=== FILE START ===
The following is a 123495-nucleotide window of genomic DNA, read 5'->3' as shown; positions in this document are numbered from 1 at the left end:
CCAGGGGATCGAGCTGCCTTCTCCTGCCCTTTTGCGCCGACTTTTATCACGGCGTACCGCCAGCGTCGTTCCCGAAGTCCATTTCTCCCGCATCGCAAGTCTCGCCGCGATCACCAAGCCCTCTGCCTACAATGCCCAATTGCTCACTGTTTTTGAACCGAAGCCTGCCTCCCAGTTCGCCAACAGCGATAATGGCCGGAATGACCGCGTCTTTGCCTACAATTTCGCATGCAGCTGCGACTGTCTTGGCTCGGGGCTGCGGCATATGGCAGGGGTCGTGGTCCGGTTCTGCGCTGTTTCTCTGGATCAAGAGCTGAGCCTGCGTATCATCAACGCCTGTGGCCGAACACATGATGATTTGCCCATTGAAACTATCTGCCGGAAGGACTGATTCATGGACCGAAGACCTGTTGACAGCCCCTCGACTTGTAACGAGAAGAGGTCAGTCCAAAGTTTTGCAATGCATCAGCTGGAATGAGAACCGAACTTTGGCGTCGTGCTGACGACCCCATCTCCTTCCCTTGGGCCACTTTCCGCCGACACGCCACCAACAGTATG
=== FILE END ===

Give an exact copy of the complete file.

The following is a 123495-nucleotide window of genomic DNA, read 5'->3' as shown; positions in this document are numbered from 1 at the left end:
CCAGGGGATCGAGCTGCCTTCTCCTGCCCTTTTGCGCCGACTTTTATCACGGCGTACCGCCAGCGTCGTTCCCGAAGTCCATTTCTCCCGCATCGCAAGTCTCGCCGCGATCACCAAGCCCTCTGCCTACAATGCCCAATTGCTCACTGTTTTTGAACCGAAGCCTGCCTCCCAGTTCGCCAACAGCGATAATGGCCGGAATGACCGCGTCTTTGCCTACAATTTCGCATGCAGCTGCGACTGTCTTGGCTCGGGGCTGCGGCATATGGCAGGGGTCGTGGTCCGGTTCTGCGCTGTTTCTCTGGATCAAGAGCTGAGCCTGCGTATCATCAACGCCTGTGGCCGAACACATGATGATTTGCCCATTGAAACTATCTGCCGGAAGGACTGATTCATGGACCGAAGACCTGTTGACAGCCCCTCGACTTGTAACGAGAAGAGGTCAGTCCAAAGTTTTGCAATGCATCAGCTGGAATGAGAACCGAACTTTGGCGTCGTGCTGACGACCCCATCTCCTTCCCTTGGGCCACTTTCCGCCGACACGCCACCAACAGTATG